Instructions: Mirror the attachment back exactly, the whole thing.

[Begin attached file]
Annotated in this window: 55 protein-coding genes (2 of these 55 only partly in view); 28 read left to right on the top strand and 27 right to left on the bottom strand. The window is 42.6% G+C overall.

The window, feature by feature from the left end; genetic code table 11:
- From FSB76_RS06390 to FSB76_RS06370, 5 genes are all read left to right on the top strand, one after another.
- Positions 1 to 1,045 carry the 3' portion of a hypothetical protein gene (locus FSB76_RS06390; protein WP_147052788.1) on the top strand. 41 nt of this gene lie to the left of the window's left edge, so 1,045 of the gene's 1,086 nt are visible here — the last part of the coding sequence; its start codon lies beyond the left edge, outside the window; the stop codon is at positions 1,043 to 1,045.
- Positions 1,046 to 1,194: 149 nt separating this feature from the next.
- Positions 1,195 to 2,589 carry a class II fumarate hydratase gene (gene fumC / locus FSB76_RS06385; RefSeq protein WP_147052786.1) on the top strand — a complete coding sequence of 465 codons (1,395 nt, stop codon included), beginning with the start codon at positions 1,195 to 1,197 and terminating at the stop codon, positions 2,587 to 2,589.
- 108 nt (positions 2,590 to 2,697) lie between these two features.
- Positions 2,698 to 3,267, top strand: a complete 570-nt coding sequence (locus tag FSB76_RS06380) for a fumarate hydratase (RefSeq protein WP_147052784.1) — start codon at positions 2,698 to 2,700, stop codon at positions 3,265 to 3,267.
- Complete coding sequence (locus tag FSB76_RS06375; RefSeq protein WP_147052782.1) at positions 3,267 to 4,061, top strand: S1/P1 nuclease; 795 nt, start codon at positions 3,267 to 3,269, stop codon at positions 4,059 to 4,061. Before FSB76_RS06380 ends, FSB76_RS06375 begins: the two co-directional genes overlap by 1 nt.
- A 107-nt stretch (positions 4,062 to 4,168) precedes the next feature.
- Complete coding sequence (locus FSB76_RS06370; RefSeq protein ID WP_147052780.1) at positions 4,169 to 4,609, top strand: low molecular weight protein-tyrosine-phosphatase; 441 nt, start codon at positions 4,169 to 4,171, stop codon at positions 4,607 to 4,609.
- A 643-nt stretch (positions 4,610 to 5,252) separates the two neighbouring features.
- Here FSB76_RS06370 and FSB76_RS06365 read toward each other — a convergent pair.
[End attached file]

Annotated in this window: 55 protein-coding genes (2 of these 55 only partly in view); 28 read left to right on the top strand and 27 right to left on the bottom strand. The window is 42.6% G+C overall.

The window, feature by feature from the left end; genetic code table 11:
- From FSB76_RS06390 to FSB76_RS06370, 5 genes are all read left to right on the top strand, one after another.
- Positions 1 to 1,045 carry the 3' portion of a hypothetical protein gene (locus FSB76_RS06390; protein WP_147052788.1) on the top strand. 41 nt of this gene lie to the left of the window's left edge, so 1,045 of the gene's 1,086 nt are visible here — the last part of the coding sequence; its start codon lies beyond the left edge, outside the window; the stop codon is at positions 1,043 to 1,045.
- Positions 1,046 to 1,194: 149 nt separating this feature from the next.
- Positions 1,195 to 2,589 carry a class II fumarate hydratase gene (gene fumC / locus FSB76_RS06385; RefSeq protein WP_147052786.1) on the top strand — a complete coding sequence of 465 codons (1,395 nt, stop codon included), beginning with the start codon at positions 1,195 to 1,197 and terminating at the stop codon, positions 2,587 to 2,589.
- 108 nt (positions 2,590 to 2,697) lie between these two features.
- Positions 2,698 to 3,267, top strand: a complete 570-nt coding sequence (locus tag FSB76_RS06380) for a fumarate hydratase (RefSeq protein WP_147052784.1) — start codon at positions 2,698 to 2,700, stop codon at positions 3,265 to 3,267.
- Complete coding sequence (locus tag FSB76_RS06375; RefSeq protein WP_147052782.1) at positions 3,267 to 4,061, top strand: S1/P1 nuclease; 795 nt, start codon at positions 3,267 to 3,269, stop codon at positions 4,059 to 4,061. Before FSB76_RS06380 ends, FSB76_RS06375 begins: the two co-directional genes overlap by 1 nt.
- A 107-nt stretch (positions 4,062 to 4,168) precedes the next feature.
- Complete coding sequence (locus FSB76_RS06370; RefSeq protein ID WP_147052780.1) at positions 4,169 to 4,609, top strand: low molecular weight protein-tyrosine-phosphatase; 441 nt, start codon at positions 4,169 to 4,171, stop codon at positions 4,607 to 4,609.
- A 643-nt stretch (positions 4,610 to 5,252) separates the two neighbouring features.
- Here FSB76_RS06370 and FSB76_RS06365 read toward each other — a convergent pair.